Falsification/Fabrication of Data

Falsification/Fabrication of Data

The integrity of research depends on the integrity of the data and the data record. As falsification and fabrication call into question the integrity of data and the data record, they represent serious issues in scientific ethics. Falsification is the practice of omitting or altering research materials, equipment, data, or processes in such a way that the results of the research are no longer accurately reflected in the research record. Fabrication is the practice of inventing data or results and recording and/or reporting them in the research record. Both of these schemes are probably among the most serious offenses in scientific research as they challenge the credibility of everyone and everything involved in a research effort. These offenses make it very difficult for scientists to move forward as it is unclear to anyone what if anything is true and can be trusted– can lead students and colleagues to waste precious time, effort, and resources investigating dead ends. Our interconnectedness makes us all vulnerable when one member acts irresponsibly.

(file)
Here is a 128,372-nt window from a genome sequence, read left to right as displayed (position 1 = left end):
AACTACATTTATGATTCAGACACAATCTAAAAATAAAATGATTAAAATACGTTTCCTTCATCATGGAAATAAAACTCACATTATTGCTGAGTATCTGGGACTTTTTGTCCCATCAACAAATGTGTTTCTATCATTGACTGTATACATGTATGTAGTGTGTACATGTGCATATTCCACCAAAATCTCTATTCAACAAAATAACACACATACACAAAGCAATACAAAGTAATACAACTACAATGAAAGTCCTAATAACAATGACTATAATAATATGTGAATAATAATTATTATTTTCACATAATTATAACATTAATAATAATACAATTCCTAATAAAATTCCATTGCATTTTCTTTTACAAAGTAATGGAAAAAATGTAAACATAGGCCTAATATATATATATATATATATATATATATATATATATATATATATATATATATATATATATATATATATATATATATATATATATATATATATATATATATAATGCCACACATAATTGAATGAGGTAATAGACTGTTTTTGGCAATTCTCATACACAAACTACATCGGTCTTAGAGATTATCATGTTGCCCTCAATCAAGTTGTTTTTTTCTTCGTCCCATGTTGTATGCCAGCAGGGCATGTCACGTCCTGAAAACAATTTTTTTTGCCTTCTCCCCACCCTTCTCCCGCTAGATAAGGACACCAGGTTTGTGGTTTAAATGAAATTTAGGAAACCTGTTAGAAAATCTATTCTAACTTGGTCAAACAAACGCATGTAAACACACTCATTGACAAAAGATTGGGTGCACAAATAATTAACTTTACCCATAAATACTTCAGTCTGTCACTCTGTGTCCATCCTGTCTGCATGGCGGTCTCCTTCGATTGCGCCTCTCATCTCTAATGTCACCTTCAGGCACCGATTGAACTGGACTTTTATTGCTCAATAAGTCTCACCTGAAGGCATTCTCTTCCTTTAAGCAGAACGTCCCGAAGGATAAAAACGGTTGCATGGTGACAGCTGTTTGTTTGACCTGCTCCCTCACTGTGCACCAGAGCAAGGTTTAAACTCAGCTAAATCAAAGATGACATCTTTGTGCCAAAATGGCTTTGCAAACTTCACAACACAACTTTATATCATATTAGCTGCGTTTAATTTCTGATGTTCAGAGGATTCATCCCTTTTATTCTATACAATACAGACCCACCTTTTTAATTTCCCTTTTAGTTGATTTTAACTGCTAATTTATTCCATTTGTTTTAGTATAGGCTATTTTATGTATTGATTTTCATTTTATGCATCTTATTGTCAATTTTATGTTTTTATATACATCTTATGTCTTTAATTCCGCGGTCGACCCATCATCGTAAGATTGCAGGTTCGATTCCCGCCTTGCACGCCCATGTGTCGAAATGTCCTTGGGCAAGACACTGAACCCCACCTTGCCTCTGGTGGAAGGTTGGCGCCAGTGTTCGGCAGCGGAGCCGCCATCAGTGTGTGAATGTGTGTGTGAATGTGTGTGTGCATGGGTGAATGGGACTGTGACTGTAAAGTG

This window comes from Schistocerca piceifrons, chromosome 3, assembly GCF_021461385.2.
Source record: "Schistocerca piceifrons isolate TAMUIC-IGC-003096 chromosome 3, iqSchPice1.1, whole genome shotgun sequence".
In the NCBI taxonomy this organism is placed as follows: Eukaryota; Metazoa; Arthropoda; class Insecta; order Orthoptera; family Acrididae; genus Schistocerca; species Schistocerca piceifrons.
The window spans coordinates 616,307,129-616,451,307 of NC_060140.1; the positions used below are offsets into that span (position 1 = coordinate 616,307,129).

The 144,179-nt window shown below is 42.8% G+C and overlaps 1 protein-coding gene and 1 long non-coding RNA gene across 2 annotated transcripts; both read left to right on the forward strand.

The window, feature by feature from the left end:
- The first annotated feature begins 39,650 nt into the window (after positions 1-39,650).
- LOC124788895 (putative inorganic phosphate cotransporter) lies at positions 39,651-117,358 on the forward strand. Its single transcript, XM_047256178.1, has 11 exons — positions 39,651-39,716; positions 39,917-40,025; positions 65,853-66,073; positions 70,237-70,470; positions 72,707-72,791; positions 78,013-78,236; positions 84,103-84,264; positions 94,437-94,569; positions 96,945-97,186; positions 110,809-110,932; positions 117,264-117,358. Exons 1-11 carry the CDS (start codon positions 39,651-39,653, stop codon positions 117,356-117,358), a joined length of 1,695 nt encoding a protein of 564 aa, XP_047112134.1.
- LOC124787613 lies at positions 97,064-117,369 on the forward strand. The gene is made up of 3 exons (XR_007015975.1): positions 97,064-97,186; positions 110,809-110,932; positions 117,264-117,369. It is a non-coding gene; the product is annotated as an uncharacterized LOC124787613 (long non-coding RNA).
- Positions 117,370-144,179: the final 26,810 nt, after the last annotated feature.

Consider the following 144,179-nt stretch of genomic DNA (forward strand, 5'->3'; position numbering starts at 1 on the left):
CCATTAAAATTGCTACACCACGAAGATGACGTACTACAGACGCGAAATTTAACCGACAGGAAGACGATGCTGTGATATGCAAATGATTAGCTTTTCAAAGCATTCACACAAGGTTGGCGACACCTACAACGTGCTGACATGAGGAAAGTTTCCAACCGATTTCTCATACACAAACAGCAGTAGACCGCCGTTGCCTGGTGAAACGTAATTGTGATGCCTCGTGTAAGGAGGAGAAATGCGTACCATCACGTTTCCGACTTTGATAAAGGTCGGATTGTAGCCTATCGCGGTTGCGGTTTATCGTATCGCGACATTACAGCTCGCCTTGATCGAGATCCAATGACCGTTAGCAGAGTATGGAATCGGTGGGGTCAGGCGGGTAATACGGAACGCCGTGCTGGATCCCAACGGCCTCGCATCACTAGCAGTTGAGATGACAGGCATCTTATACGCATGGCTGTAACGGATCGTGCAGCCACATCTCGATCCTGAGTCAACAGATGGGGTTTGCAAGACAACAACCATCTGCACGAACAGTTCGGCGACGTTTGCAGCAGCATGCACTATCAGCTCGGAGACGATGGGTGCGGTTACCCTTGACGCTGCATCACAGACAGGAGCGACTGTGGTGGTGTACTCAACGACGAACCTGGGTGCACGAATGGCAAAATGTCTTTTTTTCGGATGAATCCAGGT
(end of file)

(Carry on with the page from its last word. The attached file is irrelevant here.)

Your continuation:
A prime example of this is the case of wunderkind physicist Dr. Jan Hendrick Schon of Bell Laboratories. Allegations of fabrication and falsification of published data first came to light in 2002 when researchers presented Bells Laboratories with evidence that data presented in five papers published over a two year period were suspicious. Noise, which is usually random in pattern, on data in two of the figures looked identical. Only a short time later, the authenticity of data appearing in nine more figures published in eight additional papers were also called into question by the physics community. Ultimately, Bell Laboratories concluded that Dr. Schon either falsified or fabricated data appearing in publications between 1998 and 2001 and terminated his employment. Co-authors retracted seven articles published in Nature and eight articles appearing in Science. Independent efforts by scientists at IBM and Delft University (Netherlands) failed to reproduce data from several studies. Lucent Technologies’ executive summary and report of the investigation can be found here. Since Schon and colleagues had published a large body of work in recent years and since the work was considered to be revolutionary, the impact of his malfeasance on research in the field of field effect transistors (FETs) has been said to be enormous. Govert Schilling in an article appearing in Science magazine in 2002 (G. Schilling. (2002) Science 296, 1584-1585) estimated that over 100 groups worldwide were working on related projects when the misconduct came to light. In a number of these laboratories postdoctoral and graduate students had been unsuccessfully working on efforts to replicate and build on Schon’s work.